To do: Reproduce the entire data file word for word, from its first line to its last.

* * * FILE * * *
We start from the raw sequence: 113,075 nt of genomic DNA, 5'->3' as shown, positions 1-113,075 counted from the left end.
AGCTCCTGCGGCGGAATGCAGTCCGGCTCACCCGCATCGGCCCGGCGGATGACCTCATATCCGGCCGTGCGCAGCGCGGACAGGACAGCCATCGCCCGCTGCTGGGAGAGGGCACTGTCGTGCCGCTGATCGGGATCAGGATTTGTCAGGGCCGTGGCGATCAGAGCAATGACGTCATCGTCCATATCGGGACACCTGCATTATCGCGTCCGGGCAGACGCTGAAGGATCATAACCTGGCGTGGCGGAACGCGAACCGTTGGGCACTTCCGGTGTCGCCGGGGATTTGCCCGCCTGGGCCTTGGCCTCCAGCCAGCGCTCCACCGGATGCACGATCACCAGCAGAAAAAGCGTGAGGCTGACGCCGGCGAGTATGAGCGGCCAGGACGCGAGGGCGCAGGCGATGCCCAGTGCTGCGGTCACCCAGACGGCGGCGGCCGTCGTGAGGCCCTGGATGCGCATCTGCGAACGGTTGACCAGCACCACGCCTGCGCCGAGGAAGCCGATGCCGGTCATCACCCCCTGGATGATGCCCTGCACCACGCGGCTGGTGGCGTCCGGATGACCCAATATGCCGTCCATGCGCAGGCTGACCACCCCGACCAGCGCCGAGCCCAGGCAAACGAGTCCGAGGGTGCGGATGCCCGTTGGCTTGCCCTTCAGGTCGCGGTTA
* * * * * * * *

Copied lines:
We start from the raw sequence: 113,075 nt of genomic DNA, 5'->3' as shown, positions 1-113,075 counted from the left end.
AGCTCCTGCGGCGGAATGCAGTCCGGCTCACCCGCATCGGCCCGGCGGATGACCTCATATCCGGCCGTGCGCAGCGCGGACAGGACAGCCATCGCCCGCTGCTGGGAGAGGGCACTGTCGTGCCGCTGATCGGGATCAGGATTTGTCAGGGCCGTGGCGATCAGAGCAATGACGTCATCGTCCATATCGGGACACCTGCATTATCGCGTCCGGGCAGACGCTGAAGGATCATAACCTGGCGTGGCGGAACGCGAACCGTTGGGCACTTCCGGTGTCGCCGGGGATTTGCCCGCCTGGGCCTTGGCCTCCAGCCAGCGCTCCACCGGATGCACGATCACCAGCAGAAAAAGCGTGAGGCTGACGCCGGCGAGTATGAGCGGCCAGGACGCGAGGGCGCAGGCGATGCCCAGTGCTGCGGTCACCCAGACGGCGGCGGCCGTCGTGAGGCCCTGGATGCGCATCTGCGAACGGTTGACCAGCACCACGCCTGCGCCGAGGAAGCCGATGCCGGTCATCACCCCCTGGATGATGCCCTGCACCACGCGGCTGGTGGCGTCCGGATGACCCAATATGCCGTCCATGCGCAGGCTGACCACCCCGACCAGCGCCGAGCCCAGGCAAACGAGTCCGAGGGTGCGGATGCCCGTTGGCTTGCCCTTCAGGTCGCGGTTA